5. Download and Install the Google App Engine SDK

The Google App Engine SDK runs on our local desktop and allows us to do two nice things:

a. We can run our code locally for testing purposes, with a live logging window for diagnostic output; and

b. Push-button deployment onto the Cloud Platform makes it easy to get our code “live” on the web.

Browse to https://cloud.google.com/appengine/downloads and follow the provided directions for installing the SDK for Python on your operating system.

6. Create a Basic Google App Engine App

Creating and deploying an app on Google Cloud Platform is super easy. I’ll walk you through it here, but Google provides a great tutorial at https://cloud.google.com/python/getting-started/hello-world.

a. First, create a folder somewhere on your PC to contain your app files.
b. Using the text editor of your choice, create two blank text files:

    • app.yaml
    • main.py

c. app.yaml is a configuration file. This will tell Google Cloud about your application and is required for Google App Engine apps written in Python. Copy and paste the following into your app.yaml file, replacing the <project-id> indicator with your project id from Step 2 above.

Note that “version” can be whatever you’d like as well, but it should start with a letter, not a number.

d. main.py will be the entry point for our web app. The final line in our app.yaml file points to an object called “app” in a file called “main,” so use the copy and paste the code below into your main.py file:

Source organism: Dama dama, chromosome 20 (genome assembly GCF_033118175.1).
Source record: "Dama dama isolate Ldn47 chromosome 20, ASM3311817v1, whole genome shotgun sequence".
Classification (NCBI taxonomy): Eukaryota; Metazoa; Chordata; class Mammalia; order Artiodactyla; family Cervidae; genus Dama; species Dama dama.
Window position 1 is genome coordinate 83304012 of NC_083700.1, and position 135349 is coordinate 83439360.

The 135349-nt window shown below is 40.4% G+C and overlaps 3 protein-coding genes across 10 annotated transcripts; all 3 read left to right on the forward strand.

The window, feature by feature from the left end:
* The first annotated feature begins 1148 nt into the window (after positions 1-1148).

e. In order to test our app, launch the Google App Engine launcher (installed with the SDK in Step 5 above). Click File → Add Existing Application and browse to the folder where you are storing your project. Click “Add.”

45

Select the app from the list and click the “Run” button. This will launch a local development web server and execute our app. If all was done correctly the indicator will turn green and you can click “Browse” to see Hello World! in your browser.

46

f. Assuming that worked as expected, we can now deploy this live to the web. Stop your app locally and click the “Deploy” button on the control panel. After a moment your browser will open an Authorization window to allow the local App Engine SDK to publish to your Google Project (OAuth in action!). If you have multiple Google Accounts be sure to select the correct account. The ID keyed into your app.yaml file MUST match the project id from Step 2 earlier.

g. Once this completes (it should only take a moment or so), launch on the web by browsing to https://<project-id>.appspot.com. You can also see this if you open the cloud console (https://console.cloud.google.com) and use the Products & Services menu to navigate to “App Engine.” Many details about your app should be displayed here.

So that gets us up and running with a local development environment and a live web app running on the cloud! Up next, we’ll write some back-end code to begin the OAuth process and engage in the first leg of the dance: Authorization Grant.

You can read the full tutorial series in these weekly installments:

Part 1: Authentication for the Modern Web

Part 2: Delegating Authentication

Part 3: Let’s Play on the OAuth 2.0 Playground

Part 4: Let’s Start Running Code

Part 5: Authorization Grant, Our First OAuth Dance Steps

Part 6: Authorization Request, An OAuth “State” of Mind

Part 7: Authorization Grant, Final OAuth Dance Steps 

Part 8: Expanding our Service with Github

Part 9: OAuth 2.0: Authorization, Not Authentication

The series will conclude in April 2016.

 

Not a CBT Nuggets subscriber? Start your free week now.

CBT Nuggets has everything you need to learn new IT skills and advance your career — unlimited video training and Practice Exams, Virtual Labs, validated learning with in-video Quizzes, Accountability Coaching, and access to our exclusive community of IT professionals.

Learn more about the CBT Nuggets Learning Experience.

 

Comments are closed.